A Blog by Jonathan Low


Dec 21, 2022

How Ukraine Continues To Win the Crucial Adaptation Battle Against Russia

In the three primary adaptation battles of the Ukraine war so far, Ukraine has won. These are armor vs precision anti-armor weapons like the Javelin; air defense vs crewed planes and uncrewed missile systems; and autonomous vs counter-autonomy systems. 

Both sides will continue to adapt, but Ukraine's robust tech sector, its more open society and its willingness to experiment - admittedly driven in part by necessity - have given it a distinct advantage  in adaptation which the Russians show no signs of overcoming because of their rigid approach to command and control. JL

Mick Ryan reports in War In the Future:

The Ukrainians have adapted successfully in the tactical fight and have commenced longer range strikes using uncrewed systems to attack Russian installations. This places the Russians in a dilemma about allocation of resources to Ukraine versus home defense. ‘Adaptation battles’ that bear mentioning are the armored vehicles versus precision anti-armor weapons. The tank is not dead, but its employment will evolve. Survivability will be harder vs uncrewed systems and predictive #AI. The Ukrainians have also cobbled together a deadly integrated air & missile defence system. Finally, autonomous versus counter-autonomy systems is a growing adaptation battle. The uncertainty inherent in military operations is part of the enduring nature of war. It is impossible for a military institution to anticipate everything. Therefore, a key virtue for military organizations in war must be adaptability.


As & have written, “even if militaries do imagine the next war accurately, the opening battles often unfold in spectacularly unexpected ways—with even well-trained armies often taken by surprise.” During this war, I have explored the adaptive capacity of Ukrainian & Russian forces. There has been an ongoing adaptation battle, which offers lessons for military institutions on modern war and the role of adaptation at all levels.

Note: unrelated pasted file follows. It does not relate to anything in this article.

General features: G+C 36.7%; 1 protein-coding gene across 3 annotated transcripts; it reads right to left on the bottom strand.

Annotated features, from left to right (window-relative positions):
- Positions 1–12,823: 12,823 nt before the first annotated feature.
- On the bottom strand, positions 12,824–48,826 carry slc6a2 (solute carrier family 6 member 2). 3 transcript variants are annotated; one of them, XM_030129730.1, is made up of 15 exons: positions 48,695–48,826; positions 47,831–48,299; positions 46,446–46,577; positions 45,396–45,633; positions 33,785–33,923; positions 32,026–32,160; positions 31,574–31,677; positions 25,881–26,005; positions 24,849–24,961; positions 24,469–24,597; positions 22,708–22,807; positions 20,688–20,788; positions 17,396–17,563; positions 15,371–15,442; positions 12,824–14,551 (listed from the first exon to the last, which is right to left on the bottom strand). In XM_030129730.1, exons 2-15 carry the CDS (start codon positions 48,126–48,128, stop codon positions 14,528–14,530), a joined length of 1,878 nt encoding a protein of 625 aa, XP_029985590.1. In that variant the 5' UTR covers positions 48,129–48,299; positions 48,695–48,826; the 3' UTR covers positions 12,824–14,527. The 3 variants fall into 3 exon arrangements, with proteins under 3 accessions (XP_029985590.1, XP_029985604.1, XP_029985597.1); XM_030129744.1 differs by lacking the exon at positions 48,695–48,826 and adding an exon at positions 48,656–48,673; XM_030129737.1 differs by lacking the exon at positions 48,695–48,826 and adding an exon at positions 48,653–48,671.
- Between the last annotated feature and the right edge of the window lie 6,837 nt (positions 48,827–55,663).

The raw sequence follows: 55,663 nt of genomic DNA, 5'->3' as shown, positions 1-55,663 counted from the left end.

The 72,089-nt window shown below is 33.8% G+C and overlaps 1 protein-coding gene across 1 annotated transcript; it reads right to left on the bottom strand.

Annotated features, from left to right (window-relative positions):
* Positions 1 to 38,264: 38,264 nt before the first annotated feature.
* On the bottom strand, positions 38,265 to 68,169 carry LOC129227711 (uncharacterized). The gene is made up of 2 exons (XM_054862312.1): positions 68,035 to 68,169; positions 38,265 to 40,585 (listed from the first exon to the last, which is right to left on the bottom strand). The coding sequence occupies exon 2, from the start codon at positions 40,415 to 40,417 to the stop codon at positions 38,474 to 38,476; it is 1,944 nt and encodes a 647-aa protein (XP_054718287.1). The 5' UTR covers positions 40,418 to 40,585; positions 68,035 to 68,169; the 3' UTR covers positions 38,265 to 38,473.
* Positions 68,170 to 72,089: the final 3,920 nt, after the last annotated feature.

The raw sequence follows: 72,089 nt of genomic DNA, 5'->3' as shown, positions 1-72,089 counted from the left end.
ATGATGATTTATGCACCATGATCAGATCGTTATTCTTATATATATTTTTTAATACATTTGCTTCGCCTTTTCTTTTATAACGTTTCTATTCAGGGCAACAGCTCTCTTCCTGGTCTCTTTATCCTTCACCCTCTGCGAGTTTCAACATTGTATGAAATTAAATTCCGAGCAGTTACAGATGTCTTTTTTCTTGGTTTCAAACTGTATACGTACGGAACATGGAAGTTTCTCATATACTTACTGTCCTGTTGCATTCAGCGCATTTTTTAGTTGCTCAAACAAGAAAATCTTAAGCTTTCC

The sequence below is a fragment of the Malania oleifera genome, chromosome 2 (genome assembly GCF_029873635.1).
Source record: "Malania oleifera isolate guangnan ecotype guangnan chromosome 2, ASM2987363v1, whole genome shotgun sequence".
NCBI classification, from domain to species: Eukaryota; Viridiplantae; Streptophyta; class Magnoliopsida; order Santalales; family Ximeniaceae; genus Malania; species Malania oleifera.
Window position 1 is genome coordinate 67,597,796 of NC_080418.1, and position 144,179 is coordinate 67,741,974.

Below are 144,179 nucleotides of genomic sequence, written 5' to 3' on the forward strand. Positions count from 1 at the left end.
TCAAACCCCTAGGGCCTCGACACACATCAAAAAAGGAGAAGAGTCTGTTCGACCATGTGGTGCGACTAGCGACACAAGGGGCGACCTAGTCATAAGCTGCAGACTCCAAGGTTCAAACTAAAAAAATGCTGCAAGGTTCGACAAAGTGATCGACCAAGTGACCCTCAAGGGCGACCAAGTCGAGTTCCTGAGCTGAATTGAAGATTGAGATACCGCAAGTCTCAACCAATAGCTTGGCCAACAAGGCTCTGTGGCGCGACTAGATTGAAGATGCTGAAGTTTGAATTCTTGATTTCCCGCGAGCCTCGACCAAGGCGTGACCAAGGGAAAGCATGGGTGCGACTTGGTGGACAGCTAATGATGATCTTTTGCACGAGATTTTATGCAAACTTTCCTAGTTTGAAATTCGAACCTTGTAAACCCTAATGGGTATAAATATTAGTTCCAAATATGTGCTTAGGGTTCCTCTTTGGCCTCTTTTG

Throughout the war, the Russians have also had to adapt their strategy. While Putin’s political objectives have remained relatively steady (the eradication of the Ukrainian state), the military’s approach has evolved. he Russian Plan B after the first 3 days was a ‘creeping, multi-axis attrition’. It featured more firepower, as well as destruction of smaller cities to set an example for Kyiv. This dispersed strategy meant there was no obvious main effort. From around April, there was a Russian shift to focus offensive operations in the Donbas to attrit the Ukrainians, while generally assuming a defensive posture elsewhere. The introduction of #HIMARS put an end to this, and also presented opportunities to the Ukrainians. There were attempts to adapt Russian command and control which led to the appointment of a ‘unified commander’, General Dvornikov, in early April.


In the wake of Russian failures in Kharkiv and the Kerch Bridge, and with Russian forces in western Kherson in a perilous position, Russia again adapted its approach in appointing General Surovikin. He withdrew the Kherson forces to realign his defence. He also immediately evolved the air campaign to focus on fewer, large-scale strikes. These massed missile & drone strikes have had a significant impact on Ukraine’s power generation and distribution. And, defending the power network absorbs precious military resources.